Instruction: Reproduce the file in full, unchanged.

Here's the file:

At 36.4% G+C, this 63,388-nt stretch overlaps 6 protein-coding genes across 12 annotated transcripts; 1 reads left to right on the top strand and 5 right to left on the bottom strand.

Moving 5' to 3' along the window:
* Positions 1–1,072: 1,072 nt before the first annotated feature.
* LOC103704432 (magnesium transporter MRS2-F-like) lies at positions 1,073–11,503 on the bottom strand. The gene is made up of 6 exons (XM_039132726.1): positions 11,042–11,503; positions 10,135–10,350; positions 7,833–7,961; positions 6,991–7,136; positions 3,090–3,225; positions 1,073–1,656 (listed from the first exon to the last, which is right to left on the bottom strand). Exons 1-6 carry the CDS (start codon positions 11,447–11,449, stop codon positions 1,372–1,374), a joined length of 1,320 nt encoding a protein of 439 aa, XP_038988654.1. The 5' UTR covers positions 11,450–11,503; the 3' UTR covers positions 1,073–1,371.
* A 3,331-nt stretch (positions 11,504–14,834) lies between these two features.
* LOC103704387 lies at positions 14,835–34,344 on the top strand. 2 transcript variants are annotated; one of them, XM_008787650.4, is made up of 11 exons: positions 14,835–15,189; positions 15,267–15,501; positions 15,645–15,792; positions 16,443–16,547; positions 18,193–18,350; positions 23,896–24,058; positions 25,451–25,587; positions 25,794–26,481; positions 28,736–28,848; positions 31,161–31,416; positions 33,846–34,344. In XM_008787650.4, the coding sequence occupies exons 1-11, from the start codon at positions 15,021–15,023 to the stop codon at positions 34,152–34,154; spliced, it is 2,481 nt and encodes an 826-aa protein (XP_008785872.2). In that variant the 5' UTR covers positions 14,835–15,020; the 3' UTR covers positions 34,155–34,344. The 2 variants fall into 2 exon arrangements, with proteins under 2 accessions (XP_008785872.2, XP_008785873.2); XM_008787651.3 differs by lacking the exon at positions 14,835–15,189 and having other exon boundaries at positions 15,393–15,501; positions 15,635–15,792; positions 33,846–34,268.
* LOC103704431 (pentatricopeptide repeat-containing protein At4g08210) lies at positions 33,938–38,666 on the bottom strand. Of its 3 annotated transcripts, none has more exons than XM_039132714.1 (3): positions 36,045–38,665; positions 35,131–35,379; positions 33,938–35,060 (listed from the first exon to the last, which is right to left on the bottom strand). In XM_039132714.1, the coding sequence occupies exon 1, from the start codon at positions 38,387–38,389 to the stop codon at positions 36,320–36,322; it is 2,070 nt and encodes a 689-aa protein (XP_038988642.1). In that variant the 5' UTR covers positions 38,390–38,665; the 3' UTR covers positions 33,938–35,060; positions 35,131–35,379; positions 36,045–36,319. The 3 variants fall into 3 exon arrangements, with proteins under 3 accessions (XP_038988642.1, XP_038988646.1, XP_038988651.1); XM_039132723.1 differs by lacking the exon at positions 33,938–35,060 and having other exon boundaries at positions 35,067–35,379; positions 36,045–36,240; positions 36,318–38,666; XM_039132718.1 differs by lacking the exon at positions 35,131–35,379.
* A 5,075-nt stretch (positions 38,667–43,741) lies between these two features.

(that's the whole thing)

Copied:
At 36.4% G+C, this 63,388-nt stretch overlaps 6 protein-coding genes across 12 annotated transcripts; 1 reads left to right on the top strand and 5 right to left on the bottom strand.

Moving 5' to 3' along the window:
* Positions 1–1,072: 1,072 nt before the first annotated feature.
* LOC103704432 (magnesium transporter MRS2-F-like) lies at positions 1,073–11,503 on the bottom strand. The gene is made up of 6 exons (XM_039132726.1): positions 11,042–11,503; positions 10,135–10,350; positions 7,833–7,961; positions 6,991–7,136; positions 3,090–3,225; positions 1,073–1,656 (listed from the first exon to the last, which is right to left on the bottom strand). Exons 1-6 carry the CDS (start codon positions 11,447–11,449, stop codon positions 1,372–1,374), a joined length of 1,320 nt encoding a protein of 439 aa, XP_038988654.1. The 5' UTR covers positions 11,450–11,503; the 3' UTR covers positions 1,073–1,371.
* A 3,331-nt stretch (positions 11,504–14,834) lies between these two features.
* LOC103704387 lies at positions 14,835–34,344 on the top strand. 2 transcript variants are annotated; one of them, XM_008787650.4, is made up of 11 exons: positions 14,835–15,189; positions 15,267–15,501; positions 15,645–15,792; positions 16,443–16,547; positions 18,193–18,350; positions 23,896–24,058; positions 25,451–25,587; positions 25,794–26,481; positions 28,736–28,848; positions 31,161–31,416; positions 33,846–34,344. In XM_008787650.4, the coding sequence occupies exons 1-11, from the start codon at positions 15,021–15,023 to the stop codon at positions 34,152–34,154; spliced, it is 2,481 nt and encodes an 826-aa protein (XP_008785872.2). In that variant the 5' UTR covers positions 14,835–15,020; the 3' UTR covers positions 34,155–34,344. The 2 variants fall into 2 exon arrangements, with proteins under 2 accessions (XP_008785872.2, XP_008785873.2); XM_008787651.3 differs by lacking the exon at positions 14,835–15,189 and having other exon boundaries at positions 15,393–15,501; positions 15,635–15,792; positions 33,846–34,268.
* LOC103704431 (pentatricopeptide repeat-containing protein At4g08210) lies at positions 33,938–38,666 on the bottom strand. Of its 3 annotated transcripts, none has more exons than XM_039132714.1 (3): positions 36,045–38,665; positions 35,131–35,379; positions 33,938–35,060 (listed from the first exon to the last, which is right to left on the bottom strand). In XM_039132714.1, the coding sequence occupies exon 1, from the start codon at positions 38,387–38,389 to the stop codon at positions 36,320–36,322; it is 2,070 nt and encodes a 689-aa protein (XP_038988642.1). In that variant the 5' UTR covers positions 38,390–38,665; the 3' UTR covers positions 33,938–35,060; positions 35,131–35,379; positions 36,045–36,319. The 3 variants fall into 3 exon arrangements, with proteins under 3 accessions (XP_038988642.1, XP_038988646.1, XP_038988651.1); XM_039132723.1 differs by lacking the exon at positions 33,938–35,060 and having other exon boundaries at positions 35,067–35,379; positions 36,045–36,240; positions 36,318–38,666; XM_039132718.1 differs by lacking the exon at positions 35,131–35,379.
* A 5,075-nt stretch (positions 38,667–43,741) lies between these two features.